%B Nano Letters %V 13 %P 2258-2263 %G eng %0 Journal Article %J Physical Review B %D 2013 %T Efficient calculation of the effective single-particle potential and its application in electron microscopy %A Wei L. Wang %A Efthimios Kaxiras %XWe present an efficient method for obtaining the effective single-particle potential for electrons within density functional theory (DFT). In contrast to the independent atom model (IAM) often used to interpret microscopy experiments, our method includes the contributions from charge redistribution and exchange-correlation interactions in a realistic system. The method allows calculation of the effective potential through the widely used pseudopotential formalism instead of the costly all-electron calculations. A transferable and spin-independent core potential for each element is calculated once and for all. The nonlinear exchange-correlation interaction is treated explicitly. This scheme can be readily implemented in pseudopotential DFT codes. We demonstrate the usefulness of our method by calculating the scattering potential and simulating images of nitrogen point defects in graphene for transmission electron microscopy (TEM). The results are in good agreement with experiments.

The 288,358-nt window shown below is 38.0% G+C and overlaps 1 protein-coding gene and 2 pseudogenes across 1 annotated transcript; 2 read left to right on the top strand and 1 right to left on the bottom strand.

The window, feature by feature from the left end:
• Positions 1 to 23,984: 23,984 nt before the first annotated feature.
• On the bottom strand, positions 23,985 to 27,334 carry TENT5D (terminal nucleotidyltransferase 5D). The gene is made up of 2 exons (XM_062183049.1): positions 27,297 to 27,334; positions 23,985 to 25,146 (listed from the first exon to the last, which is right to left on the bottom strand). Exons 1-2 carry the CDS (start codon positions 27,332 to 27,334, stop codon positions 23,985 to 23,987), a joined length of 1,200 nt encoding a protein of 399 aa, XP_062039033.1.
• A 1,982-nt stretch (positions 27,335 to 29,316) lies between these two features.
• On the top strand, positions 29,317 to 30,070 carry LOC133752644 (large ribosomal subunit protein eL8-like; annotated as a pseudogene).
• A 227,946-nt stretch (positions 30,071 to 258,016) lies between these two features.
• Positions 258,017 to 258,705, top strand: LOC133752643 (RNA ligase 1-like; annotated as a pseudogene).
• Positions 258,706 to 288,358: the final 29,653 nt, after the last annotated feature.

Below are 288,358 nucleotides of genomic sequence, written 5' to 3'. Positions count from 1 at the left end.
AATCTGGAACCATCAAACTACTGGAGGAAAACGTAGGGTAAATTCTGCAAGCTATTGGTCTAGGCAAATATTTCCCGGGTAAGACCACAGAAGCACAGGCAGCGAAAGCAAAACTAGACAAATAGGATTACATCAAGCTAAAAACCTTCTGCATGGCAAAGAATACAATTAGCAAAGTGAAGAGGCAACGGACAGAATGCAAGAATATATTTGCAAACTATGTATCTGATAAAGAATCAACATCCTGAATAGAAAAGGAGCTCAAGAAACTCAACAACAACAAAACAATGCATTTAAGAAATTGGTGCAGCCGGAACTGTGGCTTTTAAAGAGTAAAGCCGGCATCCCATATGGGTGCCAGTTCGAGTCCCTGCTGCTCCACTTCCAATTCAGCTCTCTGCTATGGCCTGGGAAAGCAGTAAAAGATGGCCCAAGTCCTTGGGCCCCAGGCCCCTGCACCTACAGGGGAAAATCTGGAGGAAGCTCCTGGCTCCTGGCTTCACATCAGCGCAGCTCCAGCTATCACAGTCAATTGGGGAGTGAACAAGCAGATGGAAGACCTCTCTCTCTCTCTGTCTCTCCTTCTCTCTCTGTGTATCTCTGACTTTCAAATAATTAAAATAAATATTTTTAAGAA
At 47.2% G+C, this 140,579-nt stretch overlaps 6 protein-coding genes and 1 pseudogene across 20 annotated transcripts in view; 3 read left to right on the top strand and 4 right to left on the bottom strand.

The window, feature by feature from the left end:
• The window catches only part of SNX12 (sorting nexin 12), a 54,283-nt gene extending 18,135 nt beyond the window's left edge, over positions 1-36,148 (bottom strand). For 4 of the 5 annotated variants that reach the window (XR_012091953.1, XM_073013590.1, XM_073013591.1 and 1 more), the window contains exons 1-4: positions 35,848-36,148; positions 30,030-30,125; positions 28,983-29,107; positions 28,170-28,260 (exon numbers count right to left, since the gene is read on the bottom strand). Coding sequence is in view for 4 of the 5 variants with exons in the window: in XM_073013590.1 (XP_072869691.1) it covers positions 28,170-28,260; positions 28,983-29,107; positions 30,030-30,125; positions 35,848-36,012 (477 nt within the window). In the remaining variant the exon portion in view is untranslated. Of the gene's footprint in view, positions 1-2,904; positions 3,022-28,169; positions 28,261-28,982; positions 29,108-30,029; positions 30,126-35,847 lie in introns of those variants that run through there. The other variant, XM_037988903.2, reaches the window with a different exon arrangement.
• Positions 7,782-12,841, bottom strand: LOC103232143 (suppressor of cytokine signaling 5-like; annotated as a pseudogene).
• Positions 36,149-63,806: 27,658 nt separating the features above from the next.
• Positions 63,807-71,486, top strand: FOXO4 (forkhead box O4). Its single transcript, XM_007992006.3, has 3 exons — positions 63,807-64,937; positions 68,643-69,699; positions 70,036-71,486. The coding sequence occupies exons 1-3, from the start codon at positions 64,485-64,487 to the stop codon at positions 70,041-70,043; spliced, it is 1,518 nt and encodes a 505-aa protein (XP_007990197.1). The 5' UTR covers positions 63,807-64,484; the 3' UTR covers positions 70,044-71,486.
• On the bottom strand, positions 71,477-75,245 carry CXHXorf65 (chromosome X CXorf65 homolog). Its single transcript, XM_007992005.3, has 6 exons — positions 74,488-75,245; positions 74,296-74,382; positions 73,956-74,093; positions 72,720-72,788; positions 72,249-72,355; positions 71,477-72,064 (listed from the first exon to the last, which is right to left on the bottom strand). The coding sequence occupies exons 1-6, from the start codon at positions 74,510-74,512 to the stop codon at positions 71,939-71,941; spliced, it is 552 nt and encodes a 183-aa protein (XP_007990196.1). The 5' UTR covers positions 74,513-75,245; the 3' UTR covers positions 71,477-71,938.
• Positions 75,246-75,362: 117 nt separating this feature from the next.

%B Physical Review B %V 87 %P 085103 %G eng %0 Journal Article %J Nano Letters %D 2013 %T Electric-Field Dependence of the Effective Dielectric Constant in Graphene %A Elton J. G. Santos %A Efthimios Kaxiras %XThe dielectric constant of a material is one of the fundamental features used to characterize its electrostatic properties such as capacitance, charge screening, and energy storage capability. Graphene is a material with unique behavior due to its gapless electronic structure and linear dispersion near the Fermi level, which can lead to a tunable band gap in bilayer and trilayer graphene, a superconducting-insulating transition in hybrid systems driven by electric fields, and gatecontrolled surface plasmons. All of these results suggest a strong interplay between graphene properties and external electric fields. Here we address the issue of the effective dielectric constant (*ε*) in N-layer graphene subjected to out-ofplane (*E*_{ext} ^{⊥} ) and in-plane (*E*_{ext }^{∥} ) external electric fields. The value of ε has attracted interest due to contradictory reports from theoretical and experimental studies. Through extensive first-principles electronic structure calculations, including van der Waals interactions, we show that both the out-of-plane (*ε*_{⊥}) and the in-plane (*ε*_{∥}) dielectric constants depend on the value of applied field. For example, ε⊥ and ε∥ are nearly constant (∼3 and ∼1.8, respectively) at low fields (Eext < 0.01 V/Å) but increase at higher fields to values that are dependent on the system size. The increase of the external field perpendicular to the graphene layers beyond a critical value can drive the system to a unstable state where the graphene layers are decoupled and can be easily separated. The observed dependence of *ε*_{⊥} and *ε*_{∥} on the external field is due to charge polarization driven by the bias. Our results point to a promising way of understanding and controlling the screening properties of few-layer graphene through external electric fields.